• Check the attic to make sure the insulation is installed properly. The vapor barrier on insulation should face down toward the living space. If it is installed incorrectly (with the vapor barrier facing up) then the insulation will trap moisture causing possible water problems. Cut slits in the vapor barrier to allow moisture to escape.

Fall Garden Maintenance
• Fall is the perfect time to divide or move perennials. Remove dead annuals and mulch hardy perennials. Annuals typically die when temperatures drop below freezing. But perennials often appear as though they too have bitten the bullet. That’s because their top growth dies back, although in most cases the root ball is hardy enough to survive even extreme temperatures, especially if it’s covered with a layer of mulch.

• Trim dead branches out the trees to prevent them from coming down and causing damage in a winter storm.

• Rake up the thick layers of leaves that settle on lawn surfaces. Large leaves in particular, especially when they get wet, can compact to the point where they suffocate the grass below and lead to all kinds of insect and disease problems. So it’s a good idea to routinely rake or blow them off the lawn or, better yet, use a mulching mower to shred them into fine pieces.

• Fall is a good time to aerate your lawn; it will allow moisture and nutrients to get into the roots. When you’re done, spread fertilizer then grass seed.

• This will be the ideal time to sow cool-season grasses such as fescue and rye – it will give them the opportunity to germinate and develop a good root system before freezing temperatures arrive. It’s also the right time to fertilize turf grasses, preferably with slow-release, all-natural fertilizer. When given adequate nutrients, turf grasses have the ability to store food in the form of carbohydrates during the winter months. That will mean a better-looking lawn come spring.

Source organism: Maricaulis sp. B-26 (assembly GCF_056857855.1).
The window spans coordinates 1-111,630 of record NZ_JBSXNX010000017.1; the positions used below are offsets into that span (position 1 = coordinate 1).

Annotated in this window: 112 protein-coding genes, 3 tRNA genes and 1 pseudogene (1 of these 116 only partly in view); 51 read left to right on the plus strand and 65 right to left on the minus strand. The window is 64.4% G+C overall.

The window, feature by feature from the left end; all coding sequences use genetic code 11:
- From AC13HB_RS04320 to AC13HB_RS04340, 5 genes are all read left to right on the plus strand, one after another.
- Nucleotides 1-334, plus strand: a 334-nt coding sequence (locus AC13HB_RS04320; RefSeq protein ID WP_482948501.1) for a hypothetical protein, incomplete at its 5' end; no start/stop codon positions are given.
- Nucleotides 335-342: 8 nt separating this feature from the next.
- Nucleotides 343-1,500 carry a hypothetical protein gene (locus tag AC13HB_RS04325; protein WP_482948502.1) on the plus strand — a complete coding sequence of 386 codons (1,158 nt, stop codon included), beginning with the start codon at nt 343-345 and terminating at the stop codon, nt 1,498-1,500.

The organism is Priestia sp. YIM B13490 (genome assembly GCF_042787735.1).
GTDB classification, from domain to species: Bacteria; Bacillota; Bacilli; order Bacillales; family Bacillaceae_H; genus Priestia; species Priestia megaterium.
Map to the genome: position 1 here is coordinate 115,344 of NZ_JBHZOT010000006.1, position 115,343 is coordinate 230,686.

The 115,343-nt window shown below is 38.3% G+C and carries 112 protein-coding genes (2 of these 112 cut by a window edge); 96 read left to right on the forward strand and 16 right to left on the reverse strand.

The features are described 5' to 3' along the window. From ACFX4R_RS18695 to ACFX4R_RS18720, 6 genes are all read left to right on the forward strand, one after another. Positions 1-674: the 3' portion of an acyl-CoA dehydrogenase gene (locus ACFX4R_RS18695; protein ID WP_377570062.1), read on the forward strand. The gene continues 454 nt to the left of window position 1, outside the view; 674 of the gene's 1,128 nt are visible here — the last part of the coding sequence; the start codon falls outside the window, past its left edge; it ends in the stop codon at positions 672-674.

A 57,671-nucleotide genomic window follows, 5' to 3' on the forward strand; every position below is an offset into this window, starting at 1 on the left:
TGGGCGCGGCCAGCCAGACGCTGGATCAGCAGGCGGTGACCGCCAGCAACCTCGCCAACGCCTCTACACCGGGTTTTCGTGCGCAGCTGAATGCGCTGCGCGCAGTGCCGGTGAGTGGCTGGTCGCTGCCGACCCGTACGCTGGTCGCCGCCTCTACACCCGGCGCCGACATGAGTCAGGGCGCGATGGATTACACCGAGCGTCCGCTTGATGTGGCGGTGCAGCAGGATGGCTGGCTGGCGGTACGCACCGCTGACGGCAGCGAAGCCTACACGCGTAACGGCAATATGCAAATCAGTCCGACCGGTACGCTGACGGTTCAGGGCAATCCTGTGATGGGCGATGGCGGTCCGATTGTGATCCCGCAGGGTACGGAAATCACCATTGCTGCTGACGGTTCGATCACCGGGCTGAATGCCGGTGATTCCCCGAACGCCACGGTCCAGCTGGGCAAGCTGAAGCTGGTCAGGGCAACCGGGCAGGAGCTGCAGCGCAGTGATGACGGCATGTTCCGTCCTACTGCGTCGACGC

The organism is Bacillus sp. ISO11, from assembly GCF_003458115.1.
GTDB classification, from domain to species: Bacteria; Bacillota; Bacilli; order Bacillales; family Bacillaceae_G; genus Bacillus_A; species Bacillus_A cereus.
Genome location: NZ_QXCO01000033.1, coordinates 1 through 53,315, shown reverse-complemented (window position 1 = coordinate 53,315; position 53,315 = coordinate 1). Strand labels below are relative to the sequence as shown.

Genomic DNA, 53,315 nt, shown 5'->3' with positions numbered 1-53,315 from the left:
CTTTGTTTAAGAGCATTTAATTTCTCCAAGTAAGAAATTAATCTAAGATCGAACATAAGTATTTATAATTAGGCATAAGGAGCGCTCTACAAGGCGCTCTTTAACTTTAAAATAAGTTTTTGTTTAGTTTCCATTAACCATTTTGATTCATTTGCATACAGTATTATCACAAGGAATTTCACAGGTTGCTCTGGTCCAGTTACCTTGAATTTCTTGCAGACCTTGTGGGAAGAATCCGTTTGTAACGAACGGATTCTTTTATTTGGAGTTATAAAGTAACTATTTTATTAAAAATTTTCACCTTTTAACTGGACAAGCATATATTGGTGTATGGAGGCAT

Check For Pests
• Pests love attics because they are full of nice warm insulation for nesting, and they offer easy access to the rest of the house. With gable vents that lead into the attic it is a good idea to install a screen behind them to keep those critters out.

• Even after closing off those entryways, pests can still find a way in. The first place to check for any unwanted guests is under the kitchen cupboards and appliances.

 

Safety Checks
• Each fall, check carbon monoxide detectors and smoke alarms and put in fresh batteries. These are very important detectors to have in a home. A smoke alarm can save lives in a house fire. A carbon monoxide detector can also save lives if a home has oil or gas-burning appliances, like a furnace or water heater. 

• Carbon monoxide is an invisible, odorless byproduct of burning oil or natural gas, and it can be deadly. For just a few dollars, a carbon monoxide detector will sound an alarm if the levels get too high.

• Always install carbon monoxide detectors according to manufacturer’s instructions. Generally they should be installed near each potential source of carbon monoxide, and within ear shot of the living and sleeping areas.

• Have your wood-burning fireplace inspected, cleaned and repaired to prevent chimney fires and carbon monoxide poisoning.